Pilot Custom 74 Fountain Pen
This is the first guest post by Blake S. You can find Blake on Twitter and Instagram by the name @penjonesing. I love his photography and review style and want to thank him for answering my call for guest posters. I had the pleasure of meeting Blake at the Miami Pen show and was excited when he offered to do some guest posting. Let Blake know how he did in the comments!
Ink: Pilot Iroshizuku Shin-Kai
Paper: Rhodia No. 18 Dot Pad
Handwritten Review Scans:
My first real fountain pen purchase was from Goulet Pens. I also watched hours of Brian Goulet’s videos. He always praised, and still does, the Pilot Custom 74 with medium nib. I purchased this pen about 2 years ago along with a bottle of Pilot Iroshizuku Shin-Kai. They’ve been inseparable ever since.
Appearance and Packaging:
The Custom 74 comes in a decent, matte black, Pilot branded clamshell box. The inside is really fake velvet lined and has a “Secret” compartment that houses a CON-70 converter and the pen’s paperwork. I opted for the clear smoke color with rhodium trim. It’s definitely a looker and strikes a nice balance between professional and fun. The pen boasts several rhodium trim rings, including a Mont Blanc-ish cap band that reads “Pilot Custom 74 – Made in Japan”. The clip is also rhodium and reads Pilot vertically. The clip has a ball at the end, which is a little different, but I like it. It’s a pretty firm, tight clip. I wear my pens horizontally on my shirt placket, under a tie, so it works well for me, especially on thin shirts.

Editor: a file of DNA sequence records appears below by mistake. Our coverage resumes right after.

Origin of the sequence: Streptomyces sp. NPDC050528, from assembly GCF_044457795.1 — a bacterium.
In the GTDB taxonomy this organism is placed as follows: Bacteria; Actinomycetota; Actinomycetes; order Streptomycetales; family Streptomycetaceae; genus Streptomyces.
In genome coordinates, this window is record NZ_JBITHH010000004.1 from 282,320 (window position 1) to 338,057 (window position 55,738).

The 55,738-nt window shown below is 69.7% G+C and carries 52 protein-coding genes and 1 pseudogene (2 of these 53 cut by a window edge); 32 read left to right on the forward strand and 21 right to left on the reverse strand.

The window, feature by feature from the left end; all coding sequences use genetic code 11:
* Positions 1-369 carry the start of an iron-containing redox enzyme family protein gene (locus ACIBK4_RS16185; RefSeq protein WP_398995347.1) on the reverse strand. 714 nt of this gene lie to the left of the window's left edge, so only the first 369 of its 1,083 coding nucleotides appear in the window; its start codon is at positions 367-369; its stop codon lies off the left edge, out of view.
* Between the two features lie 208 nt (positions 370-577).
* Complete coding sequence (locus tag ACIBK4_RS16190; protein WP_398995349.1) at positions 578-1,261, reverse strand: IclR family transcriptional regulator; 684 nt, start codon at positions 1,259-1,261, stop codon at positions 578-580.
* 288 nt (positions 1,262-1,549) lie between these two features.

My smoothest nib, bar none. I’ve owned a couple (German) $1,000 MSRP fountain pens and neither of them came close to this pen. It glides across even cheap paper and is my perfect round nib width. It has a beautiful spring to it which I don’t experience much with other 14K nibs.
The Custom 74 is a cartridge/converter filled pen. The included CON-70 converter is high quality and decent capacity. It fills by push button vs. twist/screw mechanism, which is also cool.
This pen is pretty light, which isn’t necessarily a bad thing. While its length makes it comfortable to hold posted or unposted, I prefer posted for the added weight. I could stand for the grip section to be a bit larger as I have larger hands, but that’s personal preference.
- Classic, but fun design
- The nib smoothness
- Cool converter type
- Could be a bit wider
My first gold-nibbed Pilot and a great one. The 74 has me considering a Fermo and Custom 912. I’m also looking to pick up a Sailor pen to settle the best Japanese nib debate!
6 thoughts on “[Guest Post] Pilot Custom 74 Fountain Pen Review”
Blake thanks for the review. That’s a good-looking pen!
Great post. I’ve had a Custom 74 for a couple years now and love it. I agree that the spring in the nib was a suprise and, for me, is one of the best aspects of the pen. I got mine in broad and with wet inks it wrote a little too wet; I paired it with R&K Salix and now I never use anything else with it. I’m not totally in love with the CON-70, I find having to hold the pen between your fingers and push down on the button somewhat awkward, but the extra ink capacity makes up for it so I give it a push between it and the CON-50.
The only problem is that it’s a fast, slippery slope to the 823.
Thanks for the reply, Brandon! I didn’t really consider your point on the con 70 for the review, but you’re right, it can be a goofy process, especially with a less than full bottle of ink. I think for capacity’s sake I will probably go with a custom heritage 92 as a gateway pen to the 823. We’ll see!
Thanks for the reply, Brandon! Great point on the con 70. I didn’t think about that in the course of my review, but you’re right. It is a bit goofy to maneuver especially when you’re working with a less than full bottle of ink. I think for capacity’s sake I will probably start with a custom heritage 92 as a gateway pen to the 823. We will see!